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The shutdown’s aftermath

Posted November 20, 2013 in Advice Column, Ankeny

As the government shutdown stretched into mid-October, a last-minute deal by House Republicans and Democrats was reached just before the debt ceiling deadline on Oct. 17.

End of shutdown. The deal ended the shutdown, and equities markets rallied on the news. Home loan rates, which are tied to mortgage bonds, did move a bit higher during the shutdown, but then improved just after the shutdown and fiscal issues were resolved.

Rates will continue on a volatile track until the economy stabilizes after the shutdown’s specter lifts, a paralyzing threat which could have stalled or prevented many government-sponsored mortgage programs, such as Federal Housing Administration (FHA) loans, Veterans Affairs (VA) loans and USDA loans for homes in rural areas.

Crisis averted… for now. The government is now funded through mid-January 2014, and the debt limit has been suspended until Feb. 7. So what does this mean for the U.S. economy and the housing recovery? It means that without firm budget decisions in place, another round of budget talks will have to take place again starting now up until the new deadline next year. Until then, the government does have some short-term and impermanent funding plans in place.

Housing and home loans. Confidence among U.S. homebuilders fell more than forecast in October to a four-month low, as rising interest rates and the shutdown stifled any housing market progress. Builder confidence weakened in three of the four major U.S. regions, with companies in the Northeast showing the greatest deterioration. Optimism also wavered in the South and West.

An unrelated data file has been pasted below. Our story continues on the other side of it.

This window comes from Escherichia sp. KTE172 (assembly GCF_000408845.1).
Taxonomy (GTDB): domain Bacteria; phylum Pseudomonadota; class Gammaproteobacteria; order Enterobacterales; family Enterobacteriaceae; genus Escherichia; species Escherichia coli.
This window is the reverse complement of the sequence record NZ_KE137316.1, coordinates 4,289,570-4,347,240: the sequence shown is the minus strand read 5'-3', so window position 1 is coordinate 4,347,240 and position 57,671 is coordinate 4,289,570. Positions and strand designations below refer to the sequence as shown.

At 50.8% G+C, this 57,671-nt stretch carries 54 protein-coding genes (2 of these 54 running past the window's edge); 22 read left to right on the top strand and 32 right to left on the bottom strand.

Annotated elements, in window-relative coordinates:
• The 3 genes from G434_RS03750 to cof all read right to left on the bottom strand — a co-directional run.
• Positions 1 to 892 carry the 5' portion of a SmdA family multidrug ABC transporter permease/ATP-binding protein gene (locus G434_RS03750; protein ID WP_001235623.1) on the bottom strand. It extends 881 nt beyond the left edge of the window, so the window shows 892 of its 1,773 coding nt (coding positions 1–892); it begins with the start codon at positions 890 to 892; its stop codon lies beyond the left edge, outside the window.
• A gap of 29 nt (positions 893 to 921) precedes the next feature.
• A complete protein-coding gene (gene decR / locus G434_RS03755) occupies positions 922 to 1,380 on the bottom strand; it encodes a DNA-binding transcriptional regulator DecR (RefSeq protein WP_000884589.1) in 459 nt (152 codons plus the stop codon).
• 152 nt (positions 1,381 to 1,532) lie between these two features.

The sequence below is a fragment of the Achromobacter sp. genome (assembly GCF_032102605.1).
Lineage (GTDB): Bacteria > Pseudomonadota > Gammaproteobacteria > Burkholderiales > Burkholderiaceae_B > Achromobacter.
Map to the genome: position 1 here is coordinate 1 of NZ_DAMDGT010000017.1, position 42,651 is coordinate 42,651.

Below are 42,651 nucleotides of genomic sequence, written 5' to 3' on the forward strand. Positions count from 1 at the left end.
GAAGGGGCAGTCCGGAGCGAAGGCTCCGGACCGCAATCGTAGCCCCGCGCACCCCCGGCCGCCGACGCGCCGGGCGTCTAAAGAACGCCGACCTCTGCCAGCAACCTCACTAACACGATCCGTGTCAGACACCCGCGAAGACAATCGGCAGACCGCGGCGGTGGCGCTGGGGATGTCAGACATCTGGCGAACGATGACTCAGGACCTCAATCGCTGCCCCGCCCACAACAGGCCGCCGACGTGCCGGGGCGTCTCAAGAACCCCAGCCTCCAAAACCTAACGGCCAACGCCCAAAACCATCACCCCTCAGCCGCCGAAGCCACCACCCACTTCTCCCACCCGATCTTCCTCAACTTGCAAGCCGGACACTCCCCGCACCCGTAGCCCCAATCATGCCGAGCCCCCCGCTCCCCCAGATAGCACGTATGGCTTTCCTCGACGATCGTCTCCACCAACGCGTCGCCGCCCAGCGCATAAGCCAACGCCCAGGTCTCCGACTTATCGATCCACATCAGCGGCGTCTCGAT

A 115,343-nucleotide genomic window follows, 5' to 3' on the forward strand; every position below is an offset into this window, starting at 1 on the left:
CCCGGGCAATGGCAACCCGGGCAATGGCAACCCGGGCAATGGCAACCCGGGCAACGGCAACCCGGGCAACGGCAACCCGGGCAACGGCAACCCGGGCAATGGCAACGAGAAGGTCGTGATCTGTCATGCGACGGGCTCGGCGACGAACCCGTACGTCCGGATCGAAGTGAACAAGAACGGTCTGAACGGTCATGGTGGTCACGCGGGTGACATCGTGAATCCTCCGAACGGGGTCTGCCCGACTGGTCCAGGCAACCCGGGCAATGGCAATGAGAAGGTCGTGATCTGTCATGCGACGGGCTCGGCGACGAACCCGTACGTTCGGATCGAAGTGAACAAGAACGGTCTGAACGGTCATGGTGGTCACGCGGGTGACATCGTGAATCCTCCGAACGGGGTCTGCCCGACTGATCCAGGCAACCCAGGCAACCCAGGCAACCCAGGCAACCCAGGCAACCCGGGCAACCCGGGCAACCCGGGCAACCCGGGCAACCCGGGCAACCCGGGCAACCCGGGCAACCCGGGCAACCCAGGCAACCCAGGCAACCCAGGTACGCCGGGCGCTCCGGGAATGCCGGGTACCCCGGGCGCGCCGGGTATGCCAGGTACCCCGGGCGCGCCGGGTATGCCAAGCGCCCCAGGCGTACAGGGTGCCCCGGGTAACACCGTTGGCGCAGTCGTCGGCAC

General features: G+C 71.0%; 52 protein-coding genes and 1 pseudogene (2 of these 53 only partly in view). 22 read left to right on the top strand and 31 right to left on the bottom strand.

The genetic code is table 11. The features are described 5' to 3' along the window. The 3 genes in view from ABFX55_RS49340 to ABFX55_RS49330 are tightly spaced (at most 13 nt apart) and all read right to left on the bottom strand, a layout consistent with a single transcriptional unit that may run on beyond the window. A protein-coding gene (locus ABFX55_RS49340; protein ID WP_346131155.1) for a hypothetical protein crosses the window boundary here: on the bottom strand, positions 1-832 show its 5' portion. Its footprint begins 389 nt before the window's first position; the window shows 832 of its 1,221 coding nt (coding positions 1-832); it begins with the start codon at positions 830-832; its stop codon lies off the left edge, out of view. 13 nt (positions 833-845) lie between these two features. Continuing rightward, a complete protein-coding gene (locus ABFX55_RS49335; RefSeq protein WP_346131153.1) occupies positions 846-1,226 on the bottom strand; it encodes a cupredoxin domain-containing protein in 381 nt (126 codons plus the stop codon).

The National Association of Home Builders Housing Market Index decreased to 55 in October from a revised 57 in September. Readings above 50 mean more builders view conditions as good than poor. Last month, prospective homebuyer traffic also reached its lowest level since June, while units of single-family home sales saw month-to-month losses.

The bottom line. Borrowing costs for homebuyers have been rising since May. This is still lower than in August, when rates reached a two-year high and held close to that level through mid-September.

At the same time, homebuyer demand has outpaced the number of homes on the market, driving prices up to the benefit of builders.

Despite these increases, home loan rates remain attractive compared to historical rates. If you have any questions about your personal situation, or would like to inquire about a home loan purchase or refinance application, please don’t hesitate to contact me.

Information from You magazine, provided by Gary Presnall, president and residential loan officer, Valley Bank, 210 N.E. Delaware Ave., 964-5626, gpresnall@valleyb.com.





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